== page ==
You say than, I say to; you say on, I say at …

dogonheat

Is she on heat or in heat? Depends whether she’s wearing a nappy or a diaper… 

In my work as a publicist, one of my most frequent questions to journalists is: “Would you like to talk with Mr. or Ms. Musician”? My British instinct is to suggest that they talk or chat to someone: that’s what we do in England, and not just when we’re telling someone off. But this turn of phrase does have a reproachful or condescending whiff about it; there’s even a corresponding noun — you give someone a “talking to” when you’re reprimanding them. The American preposition of choice in this instance — with — lends the conversation a much more egalitarian air, and even Brits are now beginning to talk with rather than to each other, especially if they’re trying to be more politically correct.

It’s amazing what a difference a little preposition can make. Here are some more examples of Brit-prep-Ameri-prep that keep us at prepositional odds with each other.

 

Different from is cool on both sides of the ocean. “That Londoner is no different from that New Yorker.” However, Justin Bieber would claim that his haircut is different than Miley Cyrus’s do, whereas Downton Abbey’s Dowager Countess would be the first to point out how different her manners are to those living down below stairs.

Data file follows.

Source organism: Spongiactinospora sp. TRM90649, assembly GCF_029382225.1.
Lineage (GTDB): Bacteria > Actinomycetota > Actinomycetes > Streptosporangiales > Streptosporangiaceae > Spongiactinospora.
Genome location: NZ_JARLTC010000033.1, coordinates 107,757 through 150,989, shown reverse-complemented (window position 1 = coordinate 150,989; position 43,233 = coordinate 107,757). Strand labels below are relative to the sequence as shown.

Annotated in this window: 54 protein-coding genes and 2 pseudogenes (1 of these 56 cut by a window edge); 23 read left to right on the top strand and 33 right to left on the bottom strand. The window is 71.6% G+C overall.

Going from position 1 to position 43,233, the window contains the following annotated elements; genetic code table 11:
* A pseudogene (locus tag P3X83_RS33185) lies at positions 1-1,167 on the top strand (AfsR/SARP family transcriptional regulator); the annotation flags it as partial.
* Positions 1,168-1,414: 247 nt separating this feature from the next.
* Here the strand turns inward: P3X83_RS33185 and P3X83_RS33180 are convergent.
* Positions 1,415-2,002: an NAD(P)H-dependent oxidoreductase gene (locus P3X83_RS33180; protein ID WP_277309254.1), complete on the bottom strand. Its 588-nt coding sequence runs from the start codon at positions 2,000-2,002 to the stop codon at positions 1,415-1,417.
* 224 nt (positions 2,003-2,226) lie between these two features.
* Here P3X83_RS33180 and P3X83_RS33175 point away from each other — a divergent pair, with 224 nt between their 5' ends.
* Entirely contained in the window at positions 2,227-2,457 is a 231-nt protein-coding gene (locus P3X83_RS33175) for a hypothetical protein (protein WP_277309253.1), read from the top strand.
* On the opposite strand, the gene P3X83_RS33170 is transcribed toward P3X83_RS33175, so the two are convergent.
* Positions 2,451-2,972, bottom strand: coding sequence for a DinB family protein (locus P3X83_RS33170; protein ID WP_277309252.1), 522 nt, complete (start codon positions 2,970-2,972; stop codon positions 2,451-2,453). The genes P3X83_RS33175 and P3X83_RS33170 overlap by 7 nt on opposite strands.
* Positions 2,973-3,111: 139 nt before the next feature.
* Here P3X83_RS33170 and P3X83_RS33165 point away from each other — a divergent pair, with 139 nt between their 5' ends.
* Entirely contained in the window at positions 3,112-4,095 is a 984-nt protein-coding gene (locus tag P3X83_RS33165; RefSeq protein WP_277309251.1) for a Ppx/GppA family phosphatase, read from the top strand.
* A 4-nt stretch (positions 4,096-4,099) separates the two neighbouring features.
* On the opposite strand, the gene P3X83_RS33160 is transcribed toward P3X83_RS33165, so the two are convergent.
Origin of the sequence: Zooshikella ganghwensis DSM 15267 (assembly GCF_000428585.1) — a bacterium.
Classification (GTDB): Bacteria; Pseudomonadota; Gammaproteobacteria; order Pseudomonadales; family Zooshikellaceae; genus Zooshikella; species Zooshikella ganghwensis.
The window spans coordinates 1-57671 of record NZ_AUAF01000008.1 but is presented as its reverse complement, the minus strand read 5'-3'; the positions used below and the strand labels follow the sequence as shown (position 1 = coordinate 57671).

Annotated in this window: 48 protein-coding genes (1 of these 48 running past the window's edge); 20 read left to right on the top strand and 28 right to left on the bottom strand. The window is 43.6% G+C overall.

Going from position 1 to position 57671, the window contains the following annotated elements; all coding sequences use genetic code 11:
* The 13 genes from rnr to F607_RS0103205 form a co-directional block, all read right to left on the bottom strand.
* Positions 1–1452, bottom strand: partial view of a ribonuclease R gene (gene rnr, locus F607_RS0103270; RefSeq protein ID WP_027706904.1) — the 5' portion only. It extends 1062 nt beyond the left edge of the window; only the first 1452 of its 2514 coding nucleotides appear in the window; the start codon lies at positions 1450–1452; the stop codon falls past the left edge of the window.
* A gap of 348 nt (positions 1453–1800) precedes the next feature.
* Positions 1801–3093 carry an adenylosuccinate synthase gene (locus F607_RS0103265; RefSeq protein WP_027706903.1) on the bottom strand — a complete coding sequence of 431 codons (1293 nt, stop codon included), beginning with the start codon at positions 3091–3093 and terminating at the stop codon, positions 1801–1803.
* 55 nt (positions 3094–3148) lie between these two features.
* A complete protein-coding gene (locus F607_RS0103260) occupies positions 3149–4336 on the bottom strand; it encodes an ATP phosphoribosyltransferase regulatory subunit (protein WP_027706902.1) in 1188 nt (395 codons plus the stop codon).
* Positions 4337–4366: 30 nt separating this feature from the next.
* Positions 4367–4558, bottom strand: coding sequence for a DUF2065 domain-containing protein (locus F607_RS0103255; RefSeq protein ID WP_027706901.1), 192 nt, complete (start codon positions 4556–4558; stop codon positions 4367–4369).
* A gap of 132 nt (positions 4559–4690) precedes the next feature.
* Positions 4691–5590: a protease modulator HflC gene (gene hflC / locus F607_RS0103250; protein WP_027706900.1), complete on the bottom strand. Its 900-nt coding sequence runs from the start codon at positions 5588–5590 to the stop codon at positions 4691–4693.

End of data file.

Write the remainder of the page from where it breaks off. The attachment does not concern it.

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David Beckham’s sons probably play football in their school team; one of Andy Pettitte’s sons, Joshua, was invited to play on a famous team – the Yankees.

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Prince rocks out on, over or during the weekend; Prince Harry just parties at the weekend (as well as during the week…).

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One of Her Majesty’s corgis is on heat; the Obamas’ Bo is checking out the bitches in heat…

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I’m planning to enrol on the British Airways fear-of-flying course; pot-growers have enrolled in Oaksterdam University, America’s first cannabis college.

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Kanye West and Kim Kardashian named their daughter either for her dad’s sense of direction or after the airline on which you used to fly smart; Prince George was named after one of his royal ancestors (probably not the mad one).

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Benedict Cumberbatch can safely describe the character of his TV detective as the opposite to Idris Elba’s, and Luther is the opposite of Holmes; Columbo is the opposite of  and only of — Law & Order’s Detective Benson.

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Stevie Wonder just called — at my office number; Mick Jagger, when he missed me, tried to call me on my number.

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David Cameron, as well as being Britain’s Prime Minister, is the Member of Parliament  for Witney, his local constituency; Barack Obama, before becoming President of the United States, was a Senator from Illinois.

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And more informally, but increasingly: Taylor Swift is probably really excited for the Grammys; nominee Sir Simon Rattle is no doubt excited about them…

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